For physicians, a well-informed patient can prove to be a key partner in the treatment of dry eye disease.
For physicians, a well-informed patient can many times prove to be an invaluable partner, particularly when it comes to multifactorial diseases such as dry eye.
In dry eye, clinical signs and patient-reported symptoms may not always correlate, and communication will be a key to determining a treatment path. Adding to the complexity of properly educating patients is the plethora of misleading, anecdotal information available with a simple online search.
A recent survey from the Pew Internet & American Life Project revelated that 80% of Internet users, approximately 93 million Americans, search for health-related topics online.1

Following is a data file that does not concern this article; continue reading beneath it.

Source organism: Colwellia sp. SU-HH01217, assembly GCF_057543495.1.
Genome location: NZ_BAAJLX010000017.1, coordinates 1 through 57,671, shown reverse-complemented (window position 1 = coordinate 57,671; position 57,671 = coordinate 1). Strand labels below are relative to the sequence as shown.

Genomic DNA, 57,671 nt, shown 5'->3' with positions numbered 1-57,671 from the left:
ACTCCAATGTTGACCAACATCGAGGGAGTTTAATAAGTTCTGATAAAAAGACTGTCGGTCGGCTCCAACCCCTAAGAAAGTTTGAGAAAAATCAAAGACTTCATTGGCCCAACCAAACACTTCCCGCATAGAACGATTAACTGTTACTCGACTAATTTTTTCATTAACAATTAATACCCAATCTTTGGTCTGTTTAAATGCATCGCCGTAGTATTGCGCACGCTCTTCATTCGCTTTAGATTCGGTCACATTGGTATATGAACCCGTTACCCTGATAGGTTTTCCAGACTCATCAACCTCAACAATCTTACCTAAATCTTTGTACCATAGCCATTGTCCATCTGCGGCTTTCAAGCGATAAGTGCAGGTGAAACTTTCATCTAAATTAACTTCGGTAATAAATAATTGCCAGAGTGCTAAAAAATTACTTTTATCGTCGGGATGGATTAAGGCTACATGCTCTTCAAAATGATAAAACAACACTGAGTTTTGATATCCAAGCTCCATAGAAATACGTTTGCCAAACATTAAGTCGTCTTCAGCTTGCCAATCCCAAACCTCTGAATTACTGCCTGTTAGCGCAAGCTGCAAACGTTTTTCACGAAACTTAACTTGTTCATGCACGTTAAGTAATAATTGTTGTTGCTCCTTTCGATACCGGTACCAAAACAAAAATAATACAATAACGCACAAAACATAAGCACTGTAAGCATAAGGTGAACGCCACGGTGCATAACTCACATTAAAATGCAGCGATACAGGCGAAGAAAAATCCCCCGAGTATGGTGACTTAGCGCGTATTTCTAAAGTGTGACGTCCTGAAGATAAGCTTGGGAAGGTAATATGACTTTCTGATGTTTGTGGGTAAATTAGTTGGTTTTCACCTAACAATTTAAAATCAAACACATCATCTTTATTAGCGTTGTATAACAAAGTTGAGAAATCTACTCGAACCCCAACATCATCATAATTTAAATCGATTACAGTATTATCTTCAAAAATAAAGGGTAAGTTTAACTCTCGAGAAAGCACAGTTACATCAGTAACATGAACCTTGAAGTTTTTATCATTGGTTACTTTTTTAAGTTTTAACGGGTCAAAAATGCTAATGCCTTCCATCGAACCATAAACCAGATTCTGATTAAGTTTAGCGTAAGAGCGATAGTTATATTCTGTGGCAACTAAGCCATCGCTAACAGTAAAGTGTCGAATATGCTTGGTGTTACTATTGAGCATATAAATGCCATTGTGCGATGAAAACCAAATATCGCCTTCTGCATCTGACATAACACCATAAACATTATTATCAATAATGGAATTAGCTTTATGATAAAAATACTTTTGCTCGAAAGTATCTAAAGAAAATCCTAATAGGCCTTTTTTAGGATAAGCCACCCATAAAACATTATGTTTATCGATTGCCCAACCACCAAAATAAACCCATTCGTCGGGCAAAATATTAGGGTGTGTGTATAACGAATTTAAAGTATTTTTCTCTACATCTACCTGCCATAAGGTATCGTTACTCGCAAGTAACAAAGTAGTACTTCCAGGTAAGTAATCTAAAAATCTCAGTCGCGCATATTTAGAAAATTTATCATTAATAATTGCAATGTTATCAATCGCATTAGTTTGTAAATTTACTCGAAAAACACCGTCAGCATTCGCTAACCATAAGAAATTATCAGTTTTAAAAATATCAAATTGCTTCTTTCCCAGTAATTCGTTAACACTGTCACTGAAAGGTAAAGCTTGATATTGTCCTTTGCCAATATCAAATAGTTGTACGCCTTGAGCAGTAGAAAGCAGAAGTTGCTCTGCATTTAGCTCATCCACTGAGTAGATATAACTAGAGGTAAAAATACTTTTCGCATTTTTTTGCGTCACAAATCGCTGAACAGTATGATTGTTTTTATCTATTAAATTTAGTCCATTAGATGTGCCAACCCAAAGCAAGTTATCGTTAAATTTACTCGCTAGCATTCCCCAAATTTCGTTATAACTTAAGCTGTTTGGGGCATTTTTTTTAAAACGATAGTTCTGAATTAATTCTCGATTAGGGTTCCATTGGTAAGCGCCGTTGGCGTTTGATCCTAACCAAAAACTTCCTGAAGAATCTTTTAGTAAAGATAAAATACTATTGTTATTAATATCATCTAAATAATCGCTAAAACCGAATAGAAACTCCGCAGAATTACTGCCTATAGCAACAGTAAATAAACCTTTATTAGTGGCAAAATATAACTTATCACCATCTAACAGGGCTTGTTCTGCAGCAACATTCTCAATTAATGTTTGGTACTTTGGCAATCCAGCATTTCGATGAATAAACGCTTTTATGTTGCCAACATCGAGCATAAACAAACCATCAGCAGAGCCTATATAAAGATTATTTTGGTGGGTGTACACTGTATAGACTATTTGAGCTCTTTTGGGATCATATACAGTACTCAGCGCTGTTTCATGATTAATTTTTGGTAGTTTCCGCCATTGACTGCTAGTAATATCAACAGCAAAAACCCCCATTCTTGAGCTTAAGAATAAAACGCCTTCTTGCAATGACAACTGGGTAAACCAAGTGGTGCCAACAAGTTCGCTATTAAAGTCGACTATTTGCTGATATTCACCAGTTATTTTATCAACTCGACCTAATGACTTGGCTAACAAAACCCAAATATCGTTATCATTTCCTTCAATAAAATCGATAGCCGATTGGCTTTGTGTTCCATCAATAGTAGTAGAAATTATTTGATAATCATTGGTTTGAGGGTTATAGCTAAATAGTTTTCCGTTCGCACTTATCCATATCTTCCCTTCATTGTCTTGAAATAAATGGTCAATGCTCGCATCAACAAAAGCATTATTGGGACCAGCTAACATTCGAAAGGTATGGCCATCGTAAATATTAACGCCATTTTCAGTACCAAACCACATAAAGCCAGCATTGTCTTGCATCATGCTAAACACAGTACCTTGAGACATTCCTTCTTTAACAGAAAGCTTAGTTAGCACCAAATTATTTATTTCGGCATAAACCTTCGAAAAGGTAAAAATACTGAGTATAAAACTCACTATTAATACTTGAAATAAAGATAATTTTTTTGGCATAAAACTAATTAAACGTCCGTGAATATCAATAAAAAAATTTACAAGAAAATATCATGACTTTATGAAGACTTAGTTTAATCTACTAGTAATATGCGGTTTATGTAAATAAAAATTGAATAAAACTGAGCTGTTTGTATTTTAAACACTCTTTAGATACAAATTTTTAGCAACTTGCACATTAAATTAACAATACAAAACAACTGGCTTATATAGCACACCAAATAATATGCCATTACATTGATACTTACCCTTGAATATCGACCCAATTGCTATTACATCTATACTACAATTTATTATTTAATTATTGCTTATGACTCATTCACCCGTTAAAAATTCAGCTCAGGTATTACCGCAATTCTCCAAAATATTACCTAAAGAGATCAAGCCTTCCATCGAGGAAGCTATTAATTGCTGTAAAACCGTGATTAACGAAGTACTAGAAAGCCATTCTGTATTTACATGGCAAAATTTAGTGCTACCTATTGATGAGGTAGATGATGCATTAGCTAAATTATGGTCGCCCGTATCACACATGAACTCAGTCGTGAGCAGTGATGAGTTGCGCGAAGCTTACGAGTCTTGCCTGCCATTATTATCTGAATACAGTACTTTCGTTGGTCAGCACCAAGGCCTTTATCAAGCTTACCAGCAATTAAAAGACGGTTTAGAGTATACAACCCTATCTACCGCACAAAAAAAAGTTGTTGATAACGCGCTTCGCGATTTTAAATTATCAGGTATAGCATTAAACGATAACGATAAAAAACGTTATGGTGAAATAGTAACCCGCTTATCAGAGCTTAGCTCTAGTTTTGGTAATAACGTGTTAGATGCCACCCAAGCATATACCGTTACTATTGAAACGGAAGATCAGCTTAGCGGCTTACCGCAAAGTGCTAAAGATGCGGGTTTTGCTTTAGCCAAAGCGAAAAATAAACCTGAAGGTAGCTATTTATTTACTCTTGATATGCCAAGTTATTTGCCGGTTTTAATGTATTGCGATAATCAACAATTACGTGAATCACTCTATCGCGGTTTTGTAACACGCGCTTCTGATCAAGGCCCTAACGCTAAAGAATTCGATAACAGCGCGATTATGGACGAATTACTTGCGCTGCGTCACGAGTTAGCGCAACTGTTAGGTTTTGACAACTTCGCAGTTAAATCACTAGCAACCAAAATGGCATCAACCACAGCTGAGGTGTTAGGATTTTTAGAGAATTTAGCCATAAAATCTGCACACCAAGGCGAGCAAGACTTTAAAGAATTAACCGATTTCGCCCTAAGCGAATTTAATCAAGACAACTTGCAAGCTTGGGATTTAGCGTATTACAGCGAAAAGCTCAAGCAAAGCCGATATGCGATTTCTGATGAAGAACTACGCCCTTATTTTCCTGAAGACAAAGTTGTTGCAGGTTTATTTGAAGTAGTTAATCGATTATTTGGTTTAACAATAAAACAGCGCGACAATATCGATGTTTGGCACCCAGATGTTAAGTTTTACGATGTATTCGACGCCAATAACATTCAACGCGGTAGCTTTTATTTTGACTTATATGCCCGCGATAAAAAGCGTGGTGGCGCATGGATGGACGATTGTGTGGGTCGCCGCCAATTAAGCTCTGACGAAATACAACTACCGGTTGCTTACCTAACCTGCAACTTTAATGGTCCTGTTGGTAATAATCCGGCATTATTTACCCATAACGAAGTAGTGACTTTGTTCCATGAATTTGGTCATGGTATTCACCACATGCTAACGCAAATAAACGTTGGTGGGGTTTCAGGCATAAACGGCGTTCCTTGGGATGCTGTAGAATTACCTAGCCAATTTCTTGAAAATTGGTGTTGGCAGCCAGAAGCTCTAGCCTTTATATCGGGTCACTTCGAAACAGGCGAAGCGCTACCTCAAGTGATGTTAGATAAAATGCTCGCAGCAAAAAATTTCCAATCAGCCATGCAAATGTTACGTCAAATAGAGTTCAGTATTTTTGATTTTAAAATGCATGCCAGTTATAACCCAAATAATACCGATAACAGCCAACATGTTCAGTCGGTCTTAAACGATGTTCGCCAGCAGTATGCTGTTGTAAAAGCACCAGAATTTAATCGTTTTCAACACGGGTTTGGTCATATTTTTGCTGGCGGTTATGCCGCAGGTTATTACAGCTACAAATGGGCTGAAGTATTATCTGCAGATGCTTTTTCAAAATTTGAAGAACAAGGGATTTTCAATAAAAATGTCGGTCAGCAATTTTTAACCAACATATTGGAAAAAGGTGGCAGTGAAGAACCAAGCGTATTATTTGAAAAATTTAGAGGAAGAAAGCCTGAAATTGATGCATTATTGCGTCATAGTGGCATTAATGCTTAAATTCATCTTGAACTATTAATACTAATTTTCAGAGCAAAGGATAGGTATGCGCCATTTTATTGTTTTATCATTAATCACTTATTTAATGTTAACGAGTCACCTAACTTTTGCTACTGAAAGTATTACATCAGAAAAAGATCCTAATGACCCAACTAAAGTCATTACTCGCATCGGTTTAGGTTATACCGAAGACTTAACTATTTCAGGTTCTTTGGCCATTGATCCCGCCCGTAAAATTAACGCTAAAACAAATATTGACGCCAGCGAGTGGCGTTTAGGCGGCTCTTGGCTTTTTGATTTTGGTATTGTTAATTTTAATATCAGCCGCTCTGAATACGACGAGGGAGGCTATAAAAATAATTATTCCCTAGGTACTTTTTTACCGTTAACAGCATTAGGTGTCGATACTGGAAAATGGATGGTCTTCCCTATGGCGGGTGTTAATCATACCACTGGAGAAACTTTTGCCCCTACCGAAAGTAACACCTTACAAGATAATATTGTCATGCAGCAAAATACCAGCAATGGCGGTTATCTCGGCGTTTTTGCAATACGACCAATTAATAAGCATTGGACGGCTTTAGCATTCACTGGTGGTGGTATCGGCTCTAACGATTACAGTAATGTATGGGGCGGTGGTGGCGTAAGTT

Diagnosis by “Dr. Google” isn’t going away. For physicians, the key is directing patients to the most accurate, patient-friendly resources available.
A number of ophthalmology associations offer updated, reliable information on dry eye disease for patients. Below is a list of some of the resources clinicians can direct patients to for a better understanding of dry eye and what individual treatment may entail.
J. More People Search for Health Online. NBC, 2018.